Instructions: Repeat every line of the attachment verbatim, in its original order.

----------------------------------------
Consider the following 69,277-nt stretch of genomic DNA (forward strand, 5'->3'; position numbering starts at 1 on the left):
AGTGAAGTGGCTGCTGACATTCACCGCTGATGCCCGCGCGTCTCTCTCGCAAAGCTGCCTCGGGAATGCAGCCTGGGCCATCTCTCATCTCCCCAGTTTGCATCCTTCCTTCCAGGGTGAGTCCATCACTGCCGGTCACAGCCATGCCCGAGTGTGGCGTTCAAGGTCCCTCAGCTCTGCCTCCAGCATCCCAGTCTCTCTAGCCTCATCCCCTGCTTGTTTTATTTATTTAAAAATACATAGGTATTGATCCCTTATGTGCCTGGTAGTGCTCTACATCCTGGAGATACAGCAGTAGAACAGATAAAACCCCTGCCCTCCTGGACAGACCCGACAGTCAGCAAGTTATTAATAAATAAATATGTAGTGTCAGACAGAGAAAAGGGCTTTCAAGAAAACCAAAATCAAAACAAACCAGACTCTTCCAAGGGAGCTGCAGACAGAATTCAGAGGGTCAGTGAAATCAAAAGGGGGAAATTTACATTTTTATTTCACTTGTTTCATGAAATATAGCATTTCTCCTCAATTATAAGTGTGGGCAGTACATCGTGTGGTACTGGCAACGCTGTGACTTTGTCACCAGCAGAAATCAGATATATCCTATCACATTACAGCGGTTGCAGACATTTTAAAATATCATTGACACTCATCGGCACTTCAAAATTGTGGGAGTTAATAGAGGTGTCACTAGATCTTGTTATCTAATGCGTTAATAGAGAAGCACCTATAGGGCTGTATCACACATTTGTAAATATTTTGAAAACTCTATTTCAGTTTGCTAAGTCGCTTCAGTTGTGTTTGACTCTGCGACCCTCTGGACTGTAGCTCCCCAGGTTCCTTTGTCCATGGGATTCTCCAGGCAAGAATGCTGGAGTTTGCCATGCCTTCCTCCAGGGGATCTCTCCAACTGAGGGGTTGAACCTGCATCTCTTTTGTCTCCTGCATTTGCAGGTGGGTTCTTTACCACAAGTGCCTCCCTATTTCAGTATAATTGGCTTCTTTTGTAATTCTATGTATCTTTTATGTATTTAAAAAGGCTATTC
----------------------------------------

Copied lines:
Consider the following 69,277-nt stretch of genomic DNA (forward strand, 5'->3'; position numbering starts at 1 on the left):
AGTGAAGTGGCTGCTGACATTCACCGCTGATGCCCGCGCGTCTCTCTCGCAAAGCTGCCTCGGGAATGCAGCCTGGGCCATCTCTCATCTCCCCAGTTTGCATCCTTCCTTCCAGGGTGAGTCCATCACTGCCGGTCACAGCCATGCCCGAGTGTGGCGTTCAAGGTCCCTCAGCTCTGCCTCCAGCATCCCAGTCTCTCTAGCCTCATCCCCTGCTTGTTTTATTTATTTAAAAATACATAGGTATTGATCCCTTATGTGCCTGGTAGTGCTCTACATCCTGGAGATACAGCAGTAGAACAGATAAAACCCCTGCCCTCCTGGACAGACCCGACAGTCAGCAAGTTATTAATAAATAAATATGTAGTGTCAGACAGAGAAAAGGGCTTTCAAGAAAACCAAAATCAAAACAAACCAGACTCTTCCAAGGGAGCTGCAGACAGAATTCAGAGGGTCAGTGAAATCAAAAGGGGGAAATTTACATTTTTATTTCACTTGTTTCATGAAATATAGCATTTCTCCTCAATTATAAGTGTGGGCAGTACATCGTGTGGTACTGGCAACGCTGTGACTTTGTCACCAGCAGAAATCAGATATATCCTATCACATTACAGCGGTTGCAGACATTTTAAAATATCATTGACACTCATCGGCACTTCAAAATTGTGGGAGTTAATAGAGGTGTCACTAGATCTTGTTATCTAATGCGTTAATAGAGAAGCACCTATAGGGCTGTATCACACATTTGTAAATATTTTGAAAACTCTATTTCAGTTTGCTAAGTCGCTTCAGTTGTGTTTGACTCTGCGACCCTCTGGACTGTAGCTCCCCAGGTTCCTTTGTCCATGGGATTCTCCAGGCAAGAATGCTGGAGTTTGCCATGCCTTCCTCCAGGGGATCTCTCCAACTGAGGGGTTGAACCTGCATCTCTTTTGTCTCCTGCATTTGCAGGTGGGTTCTTTACCACAAGTGCCTCCCTATTTCAGTATAATTGGCTTCTTTTGTAATTCTATGTATCTTTTATGTATTTAAAAAGGCTATTC